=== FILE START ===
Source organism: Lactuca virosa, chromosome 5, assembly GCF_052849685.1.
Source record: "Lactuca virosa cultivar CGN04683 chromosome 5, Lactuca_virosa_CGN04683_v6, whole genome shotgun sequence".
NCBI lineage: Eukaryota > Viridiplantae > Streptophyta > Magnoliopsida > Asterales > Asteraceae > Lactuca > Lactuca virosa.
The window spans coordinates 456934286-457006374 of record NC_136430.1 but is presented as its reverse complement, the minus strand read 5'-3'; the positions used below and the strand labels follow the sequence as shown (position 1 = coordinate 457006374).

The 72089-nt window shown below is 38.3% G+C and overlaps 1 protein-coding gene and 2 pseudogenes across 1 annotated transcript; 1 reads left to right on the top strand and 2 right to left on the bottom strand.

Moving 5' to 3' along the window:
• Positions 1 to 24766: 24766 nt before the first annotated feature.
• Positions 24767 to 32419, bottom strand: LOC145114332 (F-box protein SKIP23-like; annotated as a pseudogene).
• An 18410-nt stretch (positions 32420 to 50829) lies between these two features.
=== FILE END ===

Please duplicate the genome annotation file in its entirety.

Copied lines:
Source organism: Lactuca virosa, chromosome 5, assembly GCF_052849685.1.
Source record: "Lactuca virosa cultivar CGN04683 chromosome 5, Lactuca_virosa_CGN04683_v6, whole genome shotgun sequence".
NCBI lineage: Eukaryota > Viridiplantae > Streptophyta > Magnoliopsida > Asterales > Asteraceae > Lactuca > Lactuca virosa.
The window spans coordinates 456934286-457006374 of record NC_136430.1 but is presented as its reverse complement, the minus strand read 5'-3'; the positions used below and the strand labels follow the sequence as shown (position 1 = coordinate 457006374).

The 72089-nt window shown below is 38.3% G+C and overlaps 1 protein-coding gene and 2 pseudogenes across 1 annotated transcript; 1 reads left to right on the top strand and 2 right to left on the bottom strand.

Moving 5' to 3' along the window:
• Positions 1 to 24766: 24766 nt before the first annotated feature.
• Positions 24767 to 32419, bottom strand: LOC145114332 (F-box protein SKIP23-like; annotated as a pseudogene).
• An 18410-nt stretch (positions 32420 to 50829) lies between these two features.